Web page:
By Daniel James Hayden IV
There has been growing talk that China will soon increase its purchases of Italian debt in a move that Italian officials hope will drive down Italy's borrowing costs.
Italian Finance Minister Giulio Tremonti is said to have met with Lou Jiwei, the head of the Chinese sovereign wealth fund China Investment Corporation (CIC), in an effort to get the Chinese to buy more Italian bonds.
The European Central Bank (ECB) began buying Italian bonds a few weeks ago after Italian Prime Minister Silvio Berlusconi promised to push through austerity measures aimed at improving the Italian government's fiscal health. The move by the European Central Bank initially drove Italy's borrowing costs down, but the yields on Italian bonds have been rising again amid fears of a Greek default and the repercussions that it would have for other troubled eurozone members.
If China starts buying Italian debt in a bid to rescue the eurozone from collapse, it will be to the benefit of most export-driven Asian economies, not just China's. Investors could choose between a variety of Asian ETFs like the iShares MSCI South Korea Index (NYSEARCA:EWY), the iShares MSCI Taiwan Index Fund (NYSEARCA:EWT) and the iShares FTSE China 25 Index Fund (NYSEARCA:FXI) in order to profit from the improved prospects for Asian economies that Chinese bond buying would create.
Eurozone countries like Italy, Spain, and Portugal have been trying to improve their fiscal health through austerity measures that have hurt their economies. If China starts buying more of their debt, their costs of borrowing will fall and they can shift some of their focus from austerity measures to improving their economies. Economic growth in Europe would give a direct boost to Asian economies as European consumers opened up their wallets and started buying more exports from Asia.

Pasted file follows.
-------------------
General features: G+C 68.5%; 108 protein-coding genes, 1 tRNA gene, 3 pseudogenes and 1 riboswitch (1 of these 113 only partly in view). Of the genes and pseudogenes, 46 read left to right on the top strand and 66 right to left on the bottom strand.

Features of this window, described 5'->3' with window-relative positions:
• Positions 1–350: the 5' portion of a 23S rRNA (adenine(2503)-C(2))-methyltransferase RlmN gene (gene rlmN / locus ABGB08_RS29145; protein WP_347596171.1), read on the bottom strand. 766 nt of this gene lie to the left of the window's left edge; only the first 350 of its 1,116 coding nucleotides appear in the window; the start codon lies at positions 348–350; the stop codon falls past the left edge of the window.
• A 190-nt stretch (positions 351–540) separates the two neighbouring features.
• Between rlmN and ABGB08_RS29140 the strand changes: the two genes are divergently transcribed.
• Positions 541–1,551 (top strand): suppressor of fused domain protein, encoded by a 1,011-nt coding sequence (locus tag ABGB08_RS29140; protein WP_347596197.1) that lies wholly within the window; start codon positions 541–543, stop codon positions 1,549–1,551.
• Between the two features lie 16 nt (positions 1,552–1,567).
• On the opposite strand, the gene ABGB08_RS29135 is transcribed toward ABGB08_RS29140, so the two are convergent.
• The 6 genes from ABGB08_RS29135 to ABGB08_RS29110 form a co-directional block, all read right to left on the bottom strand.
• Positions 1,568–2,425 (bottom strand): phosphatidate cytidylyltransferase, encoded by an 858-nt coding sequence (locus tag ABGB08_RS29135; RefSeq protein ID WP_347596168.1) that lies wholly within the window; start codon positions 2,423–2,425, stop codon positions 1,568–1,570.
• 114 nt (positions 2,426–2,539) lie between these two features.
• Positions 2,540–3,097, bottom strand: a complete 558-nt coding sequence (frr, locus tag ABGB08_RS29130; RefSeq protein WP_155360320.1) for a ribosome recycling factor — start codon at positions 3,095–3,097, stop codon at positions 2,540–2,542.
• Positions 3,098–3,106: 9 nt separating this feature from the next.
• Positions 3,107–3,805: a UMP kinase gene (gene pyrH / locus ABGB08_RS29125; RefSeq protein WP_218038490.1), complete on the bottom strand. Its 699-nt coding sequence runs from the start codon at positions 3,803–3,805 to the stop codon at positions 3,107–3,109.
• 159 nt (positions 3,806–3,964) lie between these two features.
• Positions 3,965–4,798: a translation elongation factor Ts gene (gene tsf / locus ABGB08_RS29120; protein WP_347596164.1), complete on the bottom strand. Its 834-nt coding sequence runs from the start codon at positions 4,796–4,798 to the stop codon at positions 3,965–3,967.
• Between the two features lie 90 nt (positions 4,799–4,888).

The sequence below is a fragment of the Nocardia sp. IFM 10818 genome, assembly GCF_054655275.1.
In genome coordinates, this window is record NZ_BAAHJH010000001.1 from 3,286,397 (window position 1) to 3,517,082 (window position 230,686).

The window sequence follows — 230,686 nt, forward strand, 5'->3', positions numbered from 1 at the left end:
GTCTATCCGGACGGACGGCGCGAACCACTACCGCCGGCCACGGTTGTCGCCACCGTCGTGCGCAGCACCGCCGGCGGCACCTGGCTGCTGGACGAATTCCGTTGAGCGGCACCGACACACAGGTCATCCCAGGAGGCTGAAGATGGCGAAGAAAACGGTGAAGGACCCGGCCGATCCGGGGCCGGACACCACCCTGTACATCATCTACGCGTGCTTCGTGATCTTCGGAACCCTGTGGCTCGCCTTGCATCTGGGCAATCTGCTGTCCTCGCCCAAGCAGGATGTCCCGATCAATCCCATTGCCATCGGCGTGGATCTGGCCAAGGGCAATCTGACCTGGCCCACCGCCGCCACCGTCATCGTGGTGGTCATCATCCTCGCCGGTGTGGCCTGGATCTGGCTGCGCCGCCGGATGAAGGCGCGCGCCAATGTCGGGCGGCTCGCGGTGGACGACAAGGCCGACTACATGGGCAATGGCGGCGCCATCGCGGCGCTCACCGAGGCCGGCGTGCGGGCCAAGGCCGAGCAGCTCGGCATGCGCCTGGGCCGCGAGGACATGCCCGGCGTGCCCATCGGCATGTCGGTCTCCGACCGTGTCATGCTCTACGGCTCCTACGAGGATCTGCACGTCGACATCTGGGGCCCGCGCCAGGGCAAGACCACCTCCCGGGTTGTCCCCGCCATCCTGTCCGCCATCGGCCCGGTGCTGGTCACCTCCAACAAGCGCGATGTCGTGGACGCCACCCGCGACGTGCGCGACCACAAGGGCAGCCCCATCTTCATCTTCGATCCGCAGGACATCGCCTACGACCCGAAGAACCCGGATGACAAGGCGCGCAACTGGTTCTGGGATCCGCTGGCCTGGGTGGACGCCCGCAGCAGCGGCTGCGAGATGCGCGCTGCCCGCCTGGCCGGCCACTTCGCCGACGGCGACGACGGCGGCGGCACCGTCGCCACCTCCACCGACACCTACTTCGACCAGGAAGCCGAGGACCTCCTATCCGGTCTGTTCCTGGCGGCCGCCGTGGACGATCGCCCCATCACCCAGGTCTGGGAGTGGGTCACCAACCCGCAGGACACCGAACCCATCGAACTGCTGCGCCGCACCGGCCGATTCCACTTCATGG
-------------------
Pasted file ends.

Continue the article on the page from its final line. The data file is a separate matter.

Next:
Japan is one country that could do very well if China moves to increase its ownership of Italian bonds. Besides benefiting from the boost to European demand that would come from Chinese bond buying, the overheating Japanese yen could fall lower if investors stopped worrying about the imminent collapse of several eurozone country's and the end of the euro currency.
Investors who have been exiting the euro have been buying up currencies like the Japanese yen and the Swiss franc that are considered safer investments than the euro. The rising yen has made Japanese exports more expensive and is lowering the profit margins of Japanese exporters. A falling yen could send share prices of major Japanese exporters like Toyota Motor Corporation (NYSE:TM), Hitachi (HIT) and Sony (NYSE:SNE) climbing higher. Investors who would prefer to invest in a wide range of Japanese stocks instead of individual stocks should look into the iShares MSCI Japan Index Fund (NYSEARCA:EWJ).
Investors who are interested in FOREX trading and think that China will protect its interests by purchasing more Italian bonds might want to consider investing in the euro through the CurrencyShares Euro Trust (NYSEARCA:FXE) or the ProShares Ultra Euro (NYSEARCA:ULE) ETFs or shorting the Japanese yen with the ProShares UltraShort Yen ETF (NYSEARCA:YCS).